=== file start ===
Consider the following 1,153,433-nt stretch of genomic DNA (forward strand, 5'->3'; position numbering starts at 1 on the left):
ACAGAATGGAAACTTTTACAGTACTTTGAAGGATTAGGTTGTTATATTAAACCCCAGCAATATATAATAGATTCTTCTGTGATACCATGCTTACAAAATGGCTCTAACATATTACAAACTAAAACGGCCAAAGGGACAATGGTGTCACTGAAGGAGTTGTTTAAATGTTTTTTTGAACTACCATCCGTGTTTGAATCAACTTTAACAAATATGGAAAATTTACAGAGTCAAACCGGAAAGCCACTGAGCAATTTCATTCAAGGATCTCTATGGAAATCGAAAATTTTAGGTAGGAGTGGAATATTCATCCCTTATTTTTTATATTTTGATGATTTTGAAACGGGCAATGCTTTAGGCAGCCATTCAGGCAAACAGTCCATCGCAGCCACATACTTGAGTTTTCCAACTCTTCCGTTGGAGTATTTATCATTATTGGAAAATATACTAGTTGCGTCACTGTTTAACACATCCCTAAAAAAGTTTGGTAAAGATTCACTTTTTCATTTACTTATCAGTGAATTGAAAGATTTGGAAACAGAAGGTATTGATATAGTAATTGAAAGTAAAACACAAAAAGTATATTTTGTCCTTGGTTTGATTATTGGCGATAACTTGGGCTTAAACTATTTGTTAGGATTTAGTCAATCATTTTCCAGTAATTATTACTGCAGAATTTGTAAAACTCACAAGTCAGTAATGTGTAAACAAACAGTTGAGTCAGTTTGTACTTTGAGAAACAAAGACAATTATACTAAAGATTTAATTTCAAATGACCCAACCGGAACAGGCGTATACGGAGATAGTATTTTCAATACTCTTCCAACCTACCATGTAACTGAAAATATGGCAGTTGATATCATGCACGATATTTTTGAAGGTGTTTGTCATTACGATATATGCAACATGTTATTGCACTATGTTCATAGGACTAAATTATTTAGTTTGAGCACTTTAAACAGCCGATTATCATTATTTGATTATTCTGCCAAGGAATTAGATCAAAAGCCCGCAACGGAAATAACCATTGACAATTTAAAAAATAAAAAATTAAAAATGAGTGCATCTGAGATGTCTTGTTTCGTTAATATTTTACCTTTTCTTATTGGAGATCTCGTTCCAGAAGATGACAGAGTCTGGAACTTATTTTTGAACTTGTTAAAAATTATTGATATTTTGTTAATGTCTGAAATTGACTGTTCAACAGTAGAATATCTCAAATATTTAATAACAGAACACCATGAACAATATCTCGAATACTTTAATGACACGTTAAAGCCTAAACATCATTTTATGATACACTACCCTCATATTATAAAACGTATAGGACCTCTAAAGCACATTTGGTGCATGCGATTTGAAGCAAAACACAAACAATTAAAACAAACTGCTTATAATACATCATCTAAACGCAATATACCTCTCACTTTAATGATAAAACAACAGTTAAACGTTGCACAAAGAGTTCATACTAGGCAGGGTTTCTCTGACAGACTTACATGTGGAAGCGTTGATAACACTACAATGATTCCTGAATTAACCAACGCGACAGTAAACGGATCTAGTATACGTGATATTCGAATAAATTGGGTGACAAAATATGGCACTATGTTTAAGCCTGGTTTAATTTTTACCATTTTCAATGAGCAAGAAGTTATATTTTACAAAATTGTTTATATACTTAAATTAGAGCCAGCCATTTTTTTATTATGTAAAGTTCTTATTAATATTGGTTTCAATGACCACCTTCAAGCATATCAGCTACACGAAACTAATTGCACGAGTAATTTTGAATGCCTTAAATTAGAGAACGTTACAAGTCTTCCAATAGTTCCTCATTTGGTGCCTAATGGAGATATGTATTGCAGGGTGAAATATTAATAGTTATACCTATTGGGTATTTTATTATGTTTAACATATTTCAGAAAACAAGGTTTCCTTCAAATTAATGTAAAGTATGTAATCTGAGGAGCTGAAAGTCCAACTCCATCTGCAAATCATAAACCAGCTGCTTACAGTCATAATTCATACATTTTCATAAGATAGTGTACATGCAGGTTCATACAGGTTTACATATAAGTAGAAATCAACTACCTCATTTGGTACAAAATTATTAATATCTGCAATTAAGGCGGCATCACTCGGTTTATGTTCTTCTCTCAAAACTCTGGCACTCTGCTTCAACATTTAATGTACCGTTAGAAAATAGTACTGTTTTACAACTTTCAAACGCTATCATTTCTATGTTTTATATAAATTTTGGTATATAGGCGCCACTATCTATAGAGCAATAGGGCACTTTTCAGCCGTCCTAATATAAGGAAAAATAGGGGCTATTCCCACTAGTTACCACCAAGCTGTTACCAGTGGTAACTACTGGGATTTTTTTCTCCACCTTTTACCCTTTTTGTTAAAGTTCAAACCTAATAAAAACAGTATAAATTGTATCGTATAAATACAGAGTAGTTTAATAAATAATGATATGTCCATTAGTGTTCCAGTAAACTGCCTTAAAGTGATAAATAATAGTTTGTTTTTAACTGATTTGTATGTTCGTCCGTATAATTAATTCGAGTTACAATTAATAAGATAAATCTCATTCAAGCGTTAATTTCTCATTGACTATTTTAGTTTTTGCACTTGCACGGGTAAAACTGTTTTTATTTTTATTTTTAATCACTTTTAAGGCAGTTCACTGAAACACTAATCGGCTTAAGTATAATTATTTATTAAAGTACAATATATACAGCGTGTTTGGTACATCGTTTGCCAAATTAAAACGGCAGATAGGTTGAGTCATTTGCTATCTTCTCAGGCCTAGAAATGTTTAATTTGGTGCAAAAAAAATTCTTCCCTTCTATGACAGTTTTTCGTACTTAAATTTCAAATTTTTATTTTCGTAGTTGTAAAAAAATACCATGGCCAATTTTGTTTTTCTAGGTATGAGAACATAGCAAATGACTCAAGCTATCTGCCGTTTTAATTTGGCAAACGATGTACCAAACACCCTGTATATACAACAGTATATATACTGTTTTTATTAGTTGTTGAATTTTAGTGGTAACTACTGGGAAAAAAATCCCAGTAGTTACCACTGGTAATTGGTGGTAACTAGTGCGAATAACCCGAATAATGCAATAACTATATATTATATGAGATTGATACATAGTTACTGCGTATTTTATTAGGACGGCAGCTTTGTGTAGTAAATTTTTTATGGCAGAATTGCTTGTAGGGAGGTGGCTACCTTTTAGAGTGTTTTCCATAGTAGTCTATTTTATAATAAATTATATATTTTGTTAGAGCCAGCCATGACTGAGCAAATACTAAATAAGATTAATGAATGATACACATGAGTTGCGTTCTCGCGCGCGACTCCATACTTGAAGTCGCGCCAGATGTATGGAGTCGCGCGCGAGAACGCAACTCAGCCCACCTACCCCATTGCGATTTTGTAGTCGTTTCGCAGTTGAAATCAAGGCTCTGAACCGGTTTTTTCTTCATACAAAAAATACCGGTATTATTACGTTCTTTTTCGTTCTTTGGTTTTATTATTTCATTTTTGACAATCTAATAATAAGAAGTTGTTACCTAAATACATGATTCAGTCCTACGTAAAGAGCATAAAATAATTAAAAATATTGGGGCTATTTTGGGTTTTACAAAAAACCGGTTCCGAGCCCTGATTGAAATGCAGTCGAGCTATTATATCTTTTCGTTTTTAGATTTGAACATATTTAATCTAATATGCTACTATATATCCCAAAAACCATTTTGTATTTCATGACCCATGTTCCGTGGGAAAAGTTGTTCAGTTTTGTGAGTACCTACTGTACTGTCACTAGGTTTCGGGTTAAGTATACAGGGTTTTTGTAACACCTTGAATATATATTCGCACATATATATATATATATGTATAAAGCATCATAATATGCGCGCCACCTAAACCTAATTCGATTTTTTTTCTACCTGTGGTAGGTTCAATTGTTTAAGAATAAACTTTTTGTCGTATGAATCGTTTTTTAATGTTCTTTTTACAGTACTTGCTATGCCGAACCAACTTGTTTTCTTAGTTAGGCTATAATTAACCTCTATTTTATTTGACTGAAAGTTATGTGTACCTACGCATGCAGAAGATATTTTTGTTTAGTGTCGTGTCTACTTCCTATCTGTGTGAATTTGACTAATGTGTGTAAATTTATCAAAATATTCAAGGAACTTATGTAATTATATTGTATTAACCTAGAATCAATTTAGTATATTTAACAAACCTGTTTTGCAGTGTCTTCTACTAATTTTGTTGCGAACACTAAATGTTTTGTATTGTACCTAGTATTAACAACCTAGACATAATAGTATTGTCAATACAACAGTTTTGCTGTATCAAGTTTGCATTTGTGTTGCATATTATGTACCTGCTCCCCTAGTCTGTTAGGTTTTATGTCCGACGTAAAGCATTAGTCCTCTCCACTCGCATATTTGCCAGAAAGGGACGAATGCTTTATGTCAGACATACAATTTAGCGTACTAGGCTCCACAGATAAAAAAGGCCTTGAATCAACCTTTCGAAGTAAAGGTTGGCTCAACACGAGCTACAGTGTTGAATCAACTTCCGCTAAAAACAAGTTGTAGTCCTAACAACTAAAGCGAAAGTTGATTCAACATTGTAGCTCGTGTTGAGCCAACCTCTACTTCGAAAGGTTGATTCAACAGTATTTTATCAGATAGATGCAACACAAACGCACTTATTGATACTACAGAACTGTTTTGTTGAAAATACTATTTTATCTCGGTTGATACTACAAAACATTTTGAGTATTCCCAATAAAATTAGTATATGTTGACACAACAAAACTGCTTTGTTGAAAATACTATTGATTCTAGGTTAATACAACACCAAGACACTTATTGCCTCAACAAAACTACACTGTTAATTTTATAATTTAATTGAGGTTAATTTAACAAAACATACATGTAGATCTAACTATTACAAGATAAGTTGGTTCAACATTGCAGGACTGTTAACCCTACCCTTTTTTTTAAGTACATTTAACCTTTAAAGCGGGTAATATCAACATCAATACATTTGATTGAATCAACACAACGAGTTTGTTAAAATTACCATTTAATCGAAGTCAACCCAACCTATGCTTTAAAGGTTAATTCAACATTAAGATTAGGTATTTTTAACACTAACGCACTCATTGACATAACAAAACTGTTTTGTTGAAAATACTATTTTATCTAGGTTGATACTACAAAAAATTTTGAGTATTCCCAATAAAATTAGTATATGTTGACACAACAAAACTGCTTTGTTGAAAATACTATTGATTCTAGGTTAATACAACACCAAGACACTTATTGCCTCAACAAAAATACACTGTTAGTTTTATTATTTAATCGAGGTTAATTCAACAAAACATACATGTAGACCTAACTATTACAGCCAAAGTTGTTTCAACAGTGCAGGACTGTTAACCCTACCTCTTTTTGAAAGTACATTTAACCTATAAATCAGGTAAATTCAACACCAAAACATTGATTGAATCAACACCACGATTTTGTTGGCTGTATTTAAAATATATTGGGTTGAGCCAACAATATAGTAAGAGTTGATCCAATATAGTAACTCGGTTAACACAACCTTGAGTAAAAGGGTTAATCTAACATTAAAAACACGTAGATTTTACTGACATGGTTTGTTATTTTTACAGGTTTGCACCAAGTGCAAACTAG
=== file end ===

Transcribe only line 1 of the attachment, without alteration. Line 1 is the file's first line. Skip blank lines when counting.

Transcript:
Consider the following 1,153,433-nt stretch of genomic DNA (forward strand, 5'->3'; position numbering starts at 1 on the left):